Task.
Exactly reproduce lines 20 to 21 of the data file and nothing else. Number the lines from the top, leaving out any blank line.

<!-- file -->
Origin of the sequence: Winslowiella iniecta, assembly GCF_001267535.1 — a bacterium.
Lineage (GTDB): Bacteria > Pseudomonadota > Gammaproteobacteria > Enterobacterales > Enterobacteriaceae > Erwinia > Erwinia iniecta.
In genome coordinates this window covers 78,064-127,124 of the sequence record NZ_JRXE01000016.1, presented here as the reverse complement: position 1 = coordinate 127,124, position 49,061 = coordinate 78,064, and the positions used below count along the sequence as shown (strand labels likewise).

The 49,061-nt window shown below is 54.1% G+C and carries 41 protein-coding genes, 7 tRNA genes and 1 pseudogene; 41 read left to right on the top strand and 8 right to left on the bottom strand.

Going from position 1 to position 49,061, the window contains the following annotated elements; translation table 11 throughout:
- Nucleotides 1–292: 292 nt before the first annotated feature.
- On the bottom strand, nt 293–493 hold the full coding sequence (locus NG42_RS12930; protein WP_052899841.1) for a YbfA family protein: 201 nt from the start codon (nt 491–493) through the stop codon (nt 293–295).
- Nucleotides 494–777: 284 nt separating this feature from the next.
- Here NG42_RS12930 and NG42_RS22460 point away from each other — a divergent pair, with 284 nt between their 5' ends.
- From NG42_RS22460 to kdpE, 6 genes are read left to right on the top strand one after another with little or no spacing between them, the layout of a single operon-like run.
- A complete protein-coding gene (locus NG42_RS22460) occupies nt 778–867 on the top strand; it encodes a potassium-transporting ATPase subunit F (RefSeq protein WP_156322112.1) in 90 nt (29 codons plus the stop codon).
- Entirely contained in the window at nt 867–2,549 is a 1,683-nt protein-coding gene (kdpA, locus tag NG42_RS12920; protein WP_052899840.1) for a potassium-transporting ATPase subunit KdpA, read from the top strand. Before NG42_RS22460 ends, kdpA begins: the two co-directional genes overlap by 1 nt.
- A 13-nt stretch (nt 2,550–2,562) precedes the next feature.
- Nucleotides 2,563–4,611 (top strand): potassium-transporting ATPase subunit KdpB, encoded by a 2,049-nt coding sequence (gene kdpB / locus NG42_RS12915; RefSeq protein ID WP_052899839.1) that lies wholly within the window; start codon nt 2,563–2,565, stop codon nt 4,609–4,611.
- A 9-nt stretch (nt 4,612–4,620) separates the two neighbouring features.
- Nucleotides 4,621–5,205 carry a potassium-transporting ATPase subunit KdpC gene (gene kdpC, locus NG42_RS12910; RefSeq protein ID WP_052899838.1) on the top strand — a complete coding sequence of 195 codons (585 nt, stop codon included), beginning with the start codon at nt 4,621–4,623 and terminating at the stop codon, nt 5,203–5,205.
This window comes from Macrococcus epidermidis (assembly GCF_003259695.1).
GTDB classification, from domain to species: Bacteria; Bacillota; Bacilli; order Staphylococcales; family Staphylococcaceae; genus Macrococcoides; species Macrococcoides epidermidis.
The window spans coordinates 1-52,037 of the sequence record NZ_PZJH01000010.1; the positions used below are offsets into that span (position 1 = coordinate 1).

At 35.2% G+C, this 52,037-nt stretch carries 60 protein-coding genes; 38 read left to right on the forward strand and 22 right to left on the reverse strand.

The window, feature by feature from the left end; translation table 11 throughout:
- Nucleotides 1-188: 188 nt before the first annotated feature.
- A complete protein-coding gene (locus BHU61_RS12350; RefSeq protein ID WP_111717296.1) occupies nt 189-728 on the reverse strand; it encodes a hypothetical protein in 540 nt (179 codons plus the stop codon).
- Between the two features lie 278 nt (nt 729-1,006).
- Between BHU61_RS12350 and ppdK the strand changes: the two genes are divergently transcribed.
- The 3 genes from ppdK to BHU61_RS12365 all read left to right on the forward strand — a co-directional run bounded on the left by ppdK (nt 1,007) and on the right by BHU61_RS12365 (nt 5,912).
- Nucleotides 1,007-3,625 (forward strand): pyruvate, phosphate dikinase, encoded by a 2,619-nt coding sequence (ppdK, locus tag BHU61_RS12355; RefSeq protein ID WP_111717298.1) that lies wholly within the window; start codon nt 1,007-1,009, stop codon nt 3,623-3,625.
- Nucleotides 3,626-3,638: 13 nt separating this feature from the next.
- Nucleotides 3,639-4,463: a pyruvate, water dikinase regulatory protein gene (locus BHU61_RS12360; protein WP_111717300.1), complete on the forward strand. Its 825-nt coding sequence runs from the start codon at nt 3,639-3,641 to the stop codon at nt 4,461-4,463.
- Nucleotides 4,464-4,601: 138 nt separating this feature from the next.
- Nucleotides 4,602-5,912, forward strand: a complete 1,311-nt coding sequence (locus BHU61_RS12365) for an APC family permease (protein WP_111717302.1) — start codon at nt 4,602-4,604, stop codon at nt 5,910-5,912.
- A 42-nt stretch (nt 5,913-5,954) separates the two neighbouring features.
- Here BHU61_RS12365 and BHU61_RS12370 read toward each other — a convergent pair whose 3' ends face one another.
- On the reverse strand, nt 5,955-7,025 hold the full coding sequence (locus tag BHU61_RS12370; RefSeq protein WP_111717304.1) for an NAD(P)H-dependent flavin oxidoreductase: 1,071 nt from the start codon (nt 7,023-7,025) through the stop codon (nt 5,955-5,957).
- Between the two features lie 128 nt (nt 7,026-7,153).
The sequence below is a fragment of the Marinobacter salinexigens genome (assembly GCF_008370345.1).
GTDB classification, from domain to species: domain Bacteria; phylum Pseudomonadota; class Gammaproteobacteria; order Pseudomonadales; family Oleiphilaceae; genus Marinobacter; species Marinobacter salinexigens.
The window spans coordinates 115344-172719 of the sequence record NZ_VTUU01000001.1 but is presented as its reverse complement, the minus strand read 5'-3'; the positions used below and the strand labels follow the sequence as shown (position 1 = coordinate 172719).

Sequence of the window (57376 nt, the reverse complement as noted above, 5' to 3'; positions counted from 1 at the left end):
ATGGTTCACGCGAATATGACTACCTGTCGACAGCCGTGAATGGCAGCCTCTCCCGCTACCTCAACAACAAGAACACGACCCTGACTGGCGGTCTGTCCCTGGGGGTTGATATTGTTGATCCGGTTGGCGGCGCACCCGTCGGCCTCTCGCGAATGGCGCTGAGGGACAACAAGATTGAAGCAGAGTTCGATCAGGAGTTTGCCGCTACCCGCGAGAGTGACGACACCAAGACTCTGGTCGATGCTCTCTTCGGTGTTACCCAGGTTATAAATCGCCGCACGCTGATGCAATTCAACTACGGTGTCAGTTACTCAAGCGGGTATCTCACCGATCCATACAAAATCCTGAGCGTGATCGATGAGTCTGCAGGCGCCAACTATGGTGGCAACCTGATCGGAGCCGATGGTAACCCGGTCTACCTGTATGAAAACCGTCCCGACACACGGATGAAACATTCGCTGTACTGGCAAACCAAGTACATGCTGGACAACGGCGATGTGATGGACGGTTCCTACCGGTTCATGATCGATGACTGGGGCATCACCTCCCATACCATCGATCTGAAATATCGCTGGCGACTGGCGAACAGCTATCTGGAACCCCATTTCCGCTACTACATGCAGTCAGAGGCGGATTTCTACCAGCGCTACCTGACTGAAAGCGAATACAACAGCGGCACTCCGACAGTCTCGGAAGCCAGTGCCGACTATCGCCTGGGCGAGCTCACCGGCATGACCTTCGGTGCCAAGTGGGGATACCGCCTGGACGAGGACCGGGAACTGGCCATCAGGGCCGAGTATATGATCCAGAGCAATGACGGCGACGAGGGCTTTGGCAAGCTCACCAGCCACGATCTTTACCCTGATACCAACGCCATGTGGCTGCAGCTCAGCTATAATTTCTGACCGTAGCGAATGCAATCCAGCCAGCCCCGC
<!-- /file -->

At 35.2% G+C, this 52,037-nt stretch carries 60 protein-coding genes; 38 read left to right on the forward strand and 22 right to left on the reverse strand.

The window, feature by feature from the left end; translation table 11 throughout: